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I've made one table for all comments on a social network site: comment

Also, I've one table for all comments assigned to one comment: comment_assign

So, I built a function comment() to implent it easily in each section type (images, userpage, groups, etc). In case of $_GET['s']==user, I want to have wallposts as well as comments on these wallposts. All stored in 'comment'.

I've got this scheme to display this: 1. sql query to get the comments 2. html output 3. another sql query inside this html output to get specified assigned comments of a comment (wallpost in this case)

Now the problem is that my first query displays all comments. Also comments that are supposed to be subcomments. So my question is, if there's any way to specify in this first query, when I get all my comments, to say: Look in comment_assign if this comment_id is available. And if it is, don't display this comment, because it's a subcomment (that I'll display in mentioned step 3).

Maybe this whole structure may be changed? I would appreciate any suggestions. Even hard to realized ones, but which would be the most efficient.

Table structure:


id, uid, nid, site, text, date


comment_id, assign_id

First SQL Query example, which doesnt work to avoid displaying all the comments (also assigned ones). See the last line:

SELECT *    
FROM `comments` AS c
LEFT JOIN `comment_assign` AS ca ON ca.`comment_id` = c.`id` 
LEFT JOIN `users` AS u ON c.`uid` = u.`id` 

WHERE c.`nid`='".$nid."' 
AND c.`site`='".$_GET['s']."' 
AND ca.`comment_id` != c.`id`
share|improve this question
share your query – m1k3y3 Oct 2 '12 at 14:16
If I edit my last line to: "AND ca.comment_id IS NULL" it works. But still the structure with these two queries are not very efficient, regarding to output all the data fast and programming efficient, I guess? Should I somehow change my table_structure or bundle these two queries into one? – Vay Oct 2 '12 at 14:26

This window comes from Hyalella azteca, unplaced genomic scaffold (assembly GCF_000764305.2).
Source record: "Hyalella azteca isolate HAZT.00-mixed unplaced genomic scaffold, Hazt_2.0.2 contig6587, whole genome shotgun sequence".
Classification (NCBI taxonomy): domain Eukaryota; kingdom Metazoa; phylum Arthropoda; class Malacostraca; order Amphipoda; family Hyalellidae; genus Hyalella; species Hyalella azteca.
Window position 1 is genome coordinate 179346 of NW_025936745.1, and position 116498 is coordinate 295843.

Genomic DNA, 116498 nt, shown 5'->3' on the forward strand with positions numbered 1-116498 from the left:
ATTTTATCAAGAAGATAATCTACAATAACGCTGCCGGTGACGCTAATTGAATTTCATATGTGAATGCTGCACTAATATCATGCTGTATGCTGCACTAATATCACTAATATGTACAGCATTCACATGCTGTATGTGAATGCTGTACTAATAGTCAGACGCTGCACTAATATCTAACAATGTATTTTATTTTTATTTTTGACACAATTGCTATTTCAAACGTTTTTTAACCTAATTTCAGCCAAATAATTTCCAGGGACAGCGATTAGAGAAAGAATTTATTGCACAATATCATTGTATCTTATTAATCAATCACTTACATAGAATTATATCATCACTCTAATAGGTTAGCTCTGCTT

up vote 1 down vote accepted

If I understand you correctly, you select all the comments from the comment table. You then want to check to see if is present in comment_assign.comment_id. If it is present, it is a sub-comment. Is that correct?

You can do it two ways - the clean way is to add another field to the comment table and put assign_id there, since each comment can only be associated with another comment, or is a top-level comment (*assign_id is NULL*).

Alternatively, you could LEFT JOIN both tables. Every row where assign_id is NULL, is a wall comment, every row where it has a value means it is assigned as a sub-comment. i.e.

SELECT id, uid, site, text, date
FROM comment
LEFT JOIN comment_assign ON ( = comment_assign.comment_id)
WHERE comment_assign.assign_id IS NULL;
share|improve this answer
Hello. Thanks for you post. I've just commented my question above with the same solution. I read that if there aren't that many cases where a table row won't be filled with data, you should make another table. That's why I didn't add a table row named assign_id to table 'comment'. So, now I'm confused, because you said that this would be the clean way. Do you know what I mean? Also, like in my comment of my question at the top: Do you think I should somehow change my table structure or bundle these two queries to one? – Vay Oct 2 '12 at 14:32
Because later I'll have another while-loop and SQL-Query to display these subcomments, also with a SQL join. – Vay Oct 2 '12 at 14:33
To me it makes sense to add the field to the original table. Most likely, you'll have more sub-comments than comments eventually, so it won't be that empty. But you will save a lookup. If you want to save querying the database and process more in your code, you can SELECT all the comments, sorting them by assign_id and then parse the array in order. i.e. loop through the results, output the original comment, then when assign_id is NOT NULL, output the record as a sub-comment. – Stephen O'Flynn Oct 2 '12 at 14:49
Thank you, very helpful! – Vay Oct 4 '12 at 9:59

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